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“Tower Transit’s willingness to try and find alternative jobs for the affected parties does not “detract from or waive its breach” of the employment agreement”, Employment and Labour Relations Partner Vernon Voon shares more with The Straits Times

RHTLaw Taylor Wessing Partner Vernon Voon was featured in The Straits Times article titled “Tower Transit pulls back job offers for six bus captains”.

The article was first published in The Straits Times dated 15 January 2017.

Tower Transit pulls back job offers for six bus captains

It offers to help them find other jobs; MOM says firm acknowledges lapses in HR process

Source: The Straits Times © Singapore Press Holdings Ltd.

Date: 15 February 2017

Author: Zhaki Abdullah

Bus operator Tower Transit said it “inadvertently” hired more bus captains than it needed between December and January, during its recruitment activities.

Six had already signed employment contracts with the Anglo-Australian firm when they were told the offers were being rescinded.

One bus captain was informed by e-mail just two weeks before he was due to start work this month that the company had reached “full staff capacity” and was “unable to proceed” with its job offer.

The man, who did not want to be identified, said the recruitment drive was “misleading” and that those who had quit their previous jobs after getting offers were “left stranded and distressed”.

A Tower Transit spokesman told The Straits Times the company has since tried to help the men who were affected. “It’s a situation that has caused them distress, and we’re doing everything we can, including direct referrals to other organisations, to help them find similar positions,” he said, adding that only three had responded to the offer of help.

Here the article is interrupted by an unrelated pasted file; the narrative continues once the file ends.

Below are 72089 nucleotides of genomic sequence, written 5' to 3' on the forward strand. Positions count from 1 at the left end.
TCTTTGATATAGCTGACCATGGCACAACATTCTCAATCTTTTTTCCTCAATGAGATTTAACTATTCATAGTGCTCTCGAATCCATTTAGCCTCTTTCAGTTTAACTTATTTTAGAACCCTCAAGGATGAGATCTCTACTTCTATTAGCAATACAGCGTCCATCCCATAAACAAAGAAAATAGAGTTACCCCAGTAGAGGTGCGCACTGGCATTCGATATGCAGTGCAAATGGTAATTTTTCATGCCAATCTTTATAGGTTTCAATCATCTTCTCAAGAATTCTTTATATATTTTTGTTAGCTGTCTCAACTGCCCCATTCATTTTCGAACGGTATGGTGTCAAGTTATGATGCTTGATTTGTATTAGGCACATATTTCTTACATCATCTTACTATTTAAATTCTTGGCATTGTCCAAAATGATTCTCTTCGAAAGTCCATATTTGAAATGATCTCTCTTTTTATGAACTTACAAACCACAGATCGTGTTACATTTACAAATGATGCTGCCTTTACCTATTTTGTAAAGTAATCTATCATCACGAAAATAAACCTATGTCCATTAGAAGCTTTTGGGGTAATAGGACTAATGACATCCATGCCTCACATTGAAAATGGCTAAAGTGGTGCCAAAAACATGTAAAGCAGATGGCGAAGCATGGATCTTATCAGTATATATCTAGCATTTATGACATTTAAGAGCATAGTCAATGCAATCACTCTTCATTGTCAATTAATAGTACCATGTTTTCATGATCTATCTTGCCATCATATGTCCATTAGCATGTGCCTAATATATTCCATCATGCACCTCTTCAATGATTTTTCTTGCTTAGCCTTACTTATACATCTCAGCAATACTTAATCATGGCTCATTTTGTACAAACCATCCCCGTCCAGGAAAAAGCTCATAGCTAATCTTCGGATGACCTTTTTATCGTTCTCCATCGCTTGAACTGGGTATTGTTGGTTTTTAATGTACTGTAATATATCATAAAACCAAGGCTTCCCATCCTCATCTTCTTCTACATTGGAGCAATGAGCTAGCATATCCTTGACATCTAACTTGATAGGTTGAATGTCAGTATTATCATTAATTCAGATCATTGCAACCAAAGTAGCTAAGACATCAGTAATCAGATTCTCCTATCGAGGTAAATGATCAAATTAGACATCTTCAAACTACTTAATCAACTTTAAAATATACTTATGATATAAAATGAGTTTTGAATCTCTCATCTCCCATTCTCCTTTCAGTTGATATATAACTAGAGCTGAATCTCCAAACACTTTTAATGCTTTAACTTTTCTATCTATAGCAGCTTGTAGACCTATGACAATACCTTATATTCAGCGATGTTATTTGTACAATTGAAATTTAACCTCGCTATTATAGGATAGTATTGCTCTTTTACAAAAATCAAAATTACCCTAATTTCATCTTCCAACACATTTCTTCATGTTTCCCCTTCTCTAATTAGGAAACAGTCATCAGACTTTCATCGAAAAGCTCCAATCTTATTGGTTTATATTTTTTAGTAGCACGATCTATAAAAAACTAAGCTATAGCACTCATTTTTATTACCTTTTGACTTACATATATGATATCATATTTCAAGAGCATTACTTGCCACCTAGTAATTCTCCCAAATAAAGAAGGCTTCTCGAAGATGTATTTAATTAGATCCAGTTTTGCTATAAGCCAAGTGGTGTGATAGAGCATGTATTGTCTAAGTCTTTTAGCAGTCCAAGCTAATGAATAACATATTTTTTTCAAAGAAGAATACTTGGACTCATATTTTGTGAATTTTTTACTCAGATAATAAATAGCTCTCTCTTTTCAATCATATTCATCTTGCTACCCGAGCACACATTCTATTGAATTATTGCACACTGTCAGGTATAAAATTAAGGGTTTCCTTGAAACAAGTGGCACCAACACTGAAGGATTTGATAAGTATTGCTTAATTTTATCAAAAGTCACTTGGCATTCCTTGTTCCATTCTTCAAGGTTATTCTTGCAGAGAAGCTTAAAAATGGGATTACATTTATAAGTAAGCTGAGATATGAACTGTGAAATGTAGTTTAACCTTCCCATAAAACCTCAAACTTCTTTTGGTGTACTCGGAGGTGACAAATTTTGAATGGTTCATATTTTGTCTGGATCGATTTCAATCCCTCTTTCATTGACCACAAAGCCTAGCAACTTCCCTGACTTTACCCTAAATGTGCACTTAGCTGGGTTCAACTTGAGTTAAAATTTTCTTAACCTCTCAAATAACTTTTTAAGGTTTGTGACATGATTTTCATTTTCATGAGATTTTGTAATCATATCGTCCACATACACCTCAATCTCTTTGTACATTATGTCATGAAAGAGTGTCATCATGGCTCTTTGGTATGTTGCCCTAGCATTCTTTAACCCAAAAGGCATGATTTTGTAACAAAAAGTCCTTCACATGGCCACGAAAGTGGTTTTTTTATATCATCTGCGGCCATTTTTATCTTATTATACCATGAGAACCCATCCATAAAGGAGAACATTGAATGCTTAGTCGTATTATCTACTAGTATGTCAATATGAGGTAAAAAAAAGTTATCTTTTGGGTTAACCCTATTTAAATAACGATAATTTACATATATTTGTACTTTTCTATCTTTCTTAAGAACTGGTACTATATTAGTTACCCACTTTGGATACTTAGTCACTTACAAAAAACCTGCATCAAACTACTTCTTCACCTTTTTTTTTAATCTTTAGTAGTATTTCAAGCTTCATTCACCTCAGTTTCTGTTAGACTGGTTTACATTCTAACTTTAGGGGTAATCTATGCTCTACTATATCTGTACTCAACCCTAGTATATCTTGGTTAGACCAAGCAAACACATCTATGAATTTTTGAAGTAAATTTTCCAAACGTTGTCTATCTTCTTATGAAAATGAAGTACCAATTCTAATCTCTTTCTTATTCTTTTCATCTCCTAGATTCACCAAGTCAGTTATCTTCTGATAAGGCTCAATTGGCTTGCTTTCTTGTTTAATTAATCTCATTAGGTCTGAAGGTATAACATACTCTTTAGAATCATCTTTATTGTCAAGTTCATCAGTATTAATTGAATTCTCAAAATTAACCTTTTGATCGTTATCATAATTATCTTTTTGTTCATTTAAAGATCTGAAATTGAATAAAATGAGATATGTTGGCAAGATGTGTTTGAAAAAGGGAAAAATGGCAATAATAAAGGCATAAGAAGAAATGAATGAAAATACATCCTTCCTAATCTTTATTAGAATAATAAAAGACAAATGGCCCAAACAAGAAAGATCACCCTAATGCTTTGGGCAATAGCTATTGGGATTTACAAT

The Ministry of Manpower (MOM) said Tower Transit had acknowledged “lapses” in its human resource process and told the ministry it would compensate the affected parties, though no details were given of what this would be.

“Affected individuals who have any queries may approach MOM or the unions, if they are union members, for advice and assistance,” said a ministry spokesman.

Both employers and employees should commit to the terms and conditions of the employment contract once it is signed, said Mr Melvin Yong, executive secretary of the National Transport Workers’ Union (NTWU). “If either party has to revoke the contract, due notification, explanation and compensation should be given,” said Mr Yong, who is also a Member of Parliament for Tanjong Pagar GRC.

He added that the NTWU can help affected employees by linking them up with the Employment and Employability Institute for job placement assistance.

Tower Transit’s willingness to try and find alternative jobs for the affected parties does not “detract from or waive its breach” of the employment agreement if it did not comply with the provisions surrounding its termination, said lawyer Vernon Voon.

The employment and labour relations partner at law firm RHTLaw Taylor Wessing noted: “In the event that an alternative job is offered, that will only go towards mitigation of the damages that the affected parties have suffered as a result of the company’s breach in not observing the terms of the agreement regarding its termination.”

Tower Transit became the third public bus operator here in 2015.

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